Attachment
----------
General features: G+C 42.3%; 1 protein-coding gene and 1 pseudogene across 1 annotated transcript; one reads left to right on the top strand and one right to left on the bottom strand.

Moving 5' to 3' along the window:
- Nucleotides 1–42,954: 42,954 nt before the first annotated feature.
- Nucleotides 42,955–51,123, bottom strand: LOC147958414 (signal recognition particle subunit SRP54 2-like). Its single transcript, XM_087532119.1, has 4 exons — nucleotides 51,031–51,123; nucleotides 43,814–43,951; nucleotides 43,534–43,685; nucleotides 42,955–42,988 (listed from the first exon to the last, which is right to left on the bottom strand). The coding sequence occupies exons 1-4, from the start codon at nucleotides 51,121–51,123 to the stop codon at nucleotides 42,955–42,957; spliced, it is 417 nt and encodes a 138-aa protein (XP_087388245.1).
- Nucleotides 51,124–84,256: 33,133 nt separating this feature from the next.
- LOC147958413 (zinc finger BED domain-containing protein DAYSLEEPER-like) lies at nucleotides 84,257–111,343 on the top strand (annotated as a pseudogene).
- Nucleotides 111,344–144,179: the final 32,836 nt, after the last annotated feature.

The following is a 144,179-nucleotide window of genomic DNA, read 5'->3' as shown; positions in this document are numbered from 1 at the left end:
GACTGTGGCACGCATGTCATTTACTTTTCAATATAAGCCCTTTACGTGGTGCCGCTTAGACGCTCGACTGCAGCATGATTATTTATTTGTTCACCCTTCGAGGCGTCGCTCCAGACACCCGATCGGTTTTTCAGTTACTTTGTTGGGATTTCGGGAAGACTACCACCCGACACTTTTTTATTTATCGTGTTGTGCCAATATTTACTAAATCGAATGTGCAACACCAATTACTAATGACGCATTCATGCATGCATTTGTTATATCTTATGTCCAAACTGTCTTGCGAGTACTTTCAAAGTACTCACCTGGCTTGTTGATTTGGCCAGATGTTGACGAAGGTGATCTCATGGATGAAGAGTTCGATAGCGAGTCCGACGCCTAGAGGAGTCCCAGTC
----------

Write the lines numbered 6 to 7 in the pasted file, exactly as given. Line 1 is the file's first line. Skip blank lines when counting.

- LOC147958413 (zinc finger BED domain-containing protein DAYSLEEPER-like) lies at nucleotides 84,257–111,343 on the top strand (annotated as a pseudogene).
- Nucleotides 111,344–144,179: the final 32,836 nt, after the last annotated feature.